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Ramp problem

  1. Mar 8, 2005 #1
    Hi all,

    I've been doing a lot of research recently, but am still struggling to do a good hypothesis for my experiment. The experiment is to find the efficiency of a ramp. I will be changing the height of the ramp and will be measuring the force required to lift a bucket with a total mass (with weights in it) of 1kg ( 100N).
    What I would like to know is how the friction between the bucket and the ramp changes as the the height of the ramp is increased. This is important as; as the friction will effect the force required to pull the bucket up the ramp.

    Thanks in advance,
    Ed
     
  2. jcsd
  3. Mar 8, 2005 #2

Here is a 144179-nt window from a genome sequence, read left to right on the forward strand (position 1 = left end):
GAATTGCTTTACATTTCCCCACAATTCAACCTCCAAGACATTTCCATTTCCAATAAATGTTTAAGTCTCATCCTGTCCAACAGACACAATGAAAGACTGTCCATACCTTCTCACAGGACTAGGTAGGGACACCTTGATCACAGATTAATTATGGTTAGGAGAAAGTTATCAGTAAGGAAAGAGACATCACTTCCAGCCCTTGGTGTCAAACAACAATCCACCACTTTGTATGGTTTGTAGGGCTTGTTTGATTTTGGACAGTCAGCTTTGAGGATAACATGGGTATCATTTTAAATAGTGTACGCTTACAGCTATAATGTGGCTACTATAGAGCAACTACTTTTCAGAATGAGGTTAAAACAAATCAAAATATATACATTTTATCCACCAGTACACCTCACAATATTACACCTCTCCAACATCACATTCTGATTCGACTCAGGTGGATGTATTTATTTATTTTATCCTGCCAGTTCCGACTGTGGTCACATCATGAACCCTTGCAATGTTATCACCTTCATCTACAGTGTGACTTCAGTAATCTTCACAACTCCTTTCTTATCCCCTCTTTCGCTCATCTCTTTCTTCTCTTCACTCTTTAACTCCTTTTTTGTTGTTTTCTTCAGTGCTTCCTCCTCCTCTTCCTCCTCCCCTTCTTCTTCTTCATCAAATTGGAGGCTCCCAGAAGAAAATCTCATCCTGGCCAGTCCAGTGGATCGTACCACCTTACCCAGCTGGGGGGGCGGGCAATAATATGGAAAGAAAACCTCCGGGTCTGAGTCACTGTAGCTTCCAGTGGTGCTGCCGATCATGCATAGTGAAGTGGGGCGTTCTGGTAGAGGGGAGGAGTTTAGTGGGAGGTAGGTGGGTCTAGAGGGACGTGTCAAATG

Total energy needed to move an object of mass M over a distance of s over a ramp of height H:

    [tex]E = MgH + {\int_0^s}Mg{\mu}Cos{\theta}ds[/tex]

    g = grav. accln, theta = ramp inclination.
     
  4. Mar 8, 2005 #3

    dextercioby

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    The integration wasn't necessary.You might add that the energy you mentioned is actually the work one must do "against" the 2 forces that wooud oppose the movement upwards:tangential component of gravity and K friction force.
    Let there be noted that "E" is the minimum work that has to be done.One of course would be able to do more work,the effect of which (simply using the theorem if variation of KE) would be greater speed for the tracted body at the height of the ramp.

    Daniel.
     
  5. Mar 8, 2005 #4
    It is the most concise way of explaining the problem.
     
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